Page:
- 1 WHAT IS IT?
- 2 WHAT CAUSES IT?
- 3 WHY IS IT A PROBLEM?
- 4 WHAT MAKES US SUSPECT IT?
- 5 HOW DO WE CONFIRM A DIAGNOSIS?
- 6 HOW DO WE RULE OTHER DIAGNOSES OUT?
- 7 HOW DO WE TREAT IT?
- 8 HOW WELL DO THE PATIENTS DO?
- 9 WAS THERE A WAY TO PREVENT IT?
- 10 WHAT ELSE ARE WE WORRIED ABOUT?
- 11 OTHER HY FACTS?
- 12 FURTHER READING
WHAT IS IT?
Lumbar spinal stenosis refers to the narrowing of the space in which the spinal cord travels.
WHAT CAUSES IT?
Typically this is caused by processes associated by aging such as degenerative joint disease (DJD).
WHY IS IT A PROBLEM?
This process can be painful and can lead to irreversible damage by impinging on nerves within the spinal canal.
WHAT MAKES US SUSPECT IT?
Older age (<60 years)
Common Chief Complaints:
- Radiating gluteal or lower back pain/burning/discomfort
- Impairment of walking
- Sensory loss
- Muscle weakness
History Of Present Illness:
Pain is worsened by:
- Walking downhill
Pain is improved by:
- Walking uphill (relative to walking downhill)
Physical Exam Findings
Visual inspection: can show atrophy of the lower extremity muscles.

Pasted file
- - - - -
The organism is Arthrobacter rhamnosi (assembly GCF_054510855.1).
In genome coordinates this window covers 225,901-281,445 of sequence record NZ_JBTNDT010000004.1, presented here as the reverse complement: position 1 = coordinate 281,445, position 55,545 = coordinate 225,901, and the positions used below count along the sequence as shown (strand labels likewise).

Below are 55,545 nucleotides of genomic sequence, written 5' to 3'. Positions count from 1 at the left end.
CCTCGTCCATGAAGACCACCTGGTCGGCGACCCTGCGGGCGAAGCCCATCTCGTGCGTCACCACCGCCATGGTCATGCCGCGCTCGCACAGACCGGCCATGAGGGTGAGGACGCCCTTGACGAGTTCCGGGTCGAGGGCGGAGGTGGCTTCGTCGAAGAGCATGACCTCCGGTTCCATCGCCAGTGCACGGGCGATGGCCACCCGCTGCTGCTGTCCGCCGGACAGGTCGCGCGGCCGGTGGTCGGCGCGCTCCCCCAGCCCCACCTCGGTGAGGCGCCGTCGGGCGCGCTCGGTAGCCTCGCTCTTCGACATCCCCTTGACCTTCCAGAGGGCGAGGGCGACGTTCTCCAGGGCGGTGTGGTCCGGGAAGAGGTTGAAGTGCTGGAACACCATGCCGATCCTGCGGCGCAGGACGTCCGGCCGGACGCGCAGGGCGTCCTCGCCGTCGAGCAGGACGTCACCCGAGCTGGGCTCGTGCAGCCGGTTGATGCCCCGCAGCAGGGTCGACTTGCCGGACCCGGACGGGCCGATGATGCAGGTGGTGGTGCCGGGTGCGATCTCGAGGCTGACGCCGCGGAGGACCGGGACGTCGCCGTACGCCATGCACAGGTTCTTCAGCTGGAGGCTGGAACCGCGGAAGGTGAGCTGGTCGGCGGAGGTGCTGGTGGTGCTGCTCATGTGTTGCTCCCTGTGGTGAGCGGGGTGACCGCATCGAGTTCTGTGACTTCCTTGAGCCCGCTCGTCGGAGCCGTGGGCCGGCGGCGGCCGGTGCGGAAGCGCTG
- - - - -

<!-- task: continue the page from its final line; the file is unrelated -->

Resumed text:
Motor exam: can show lower extremity weakness.
Sensory exam: decreased sensation (in all modalities) can be present in the lower extremities
Reflex exam: decreased/absence Achilles reflex may be observed.
HOW DO WE CONFIRM A DIAGNOSIS?
MRI is the preferred imagining modality for confirming the diagnosis of lumbar stenosis
HOW DO WE RULE OTHER DIAGNOSES OUT?
MRI really in most cases will be needed to rule out other pathology that might cause the symptoms of spinal stenosis (such as cauda equina syndrome)
HOW DO WE TREAT IT?
Physical therapy can provide patients with some pain relief (in certain cases)
Surgery is typically needed for patients who are symptomatic.
HOW WELL DO THE PATIENTS DO?
Patient prognosis depends on the severity of the stenosis, and if irreversible damage has been done to nerves.
WAS THERE A WAY TO PREVENT IT?
WHAT ELSE ARE WE WORRIED ABOUT?
Irreversible nerve damage is a concern in patients who have acutely progressing symptoms.
OTHER HY FACTS?
Page Updated: 07.14.2016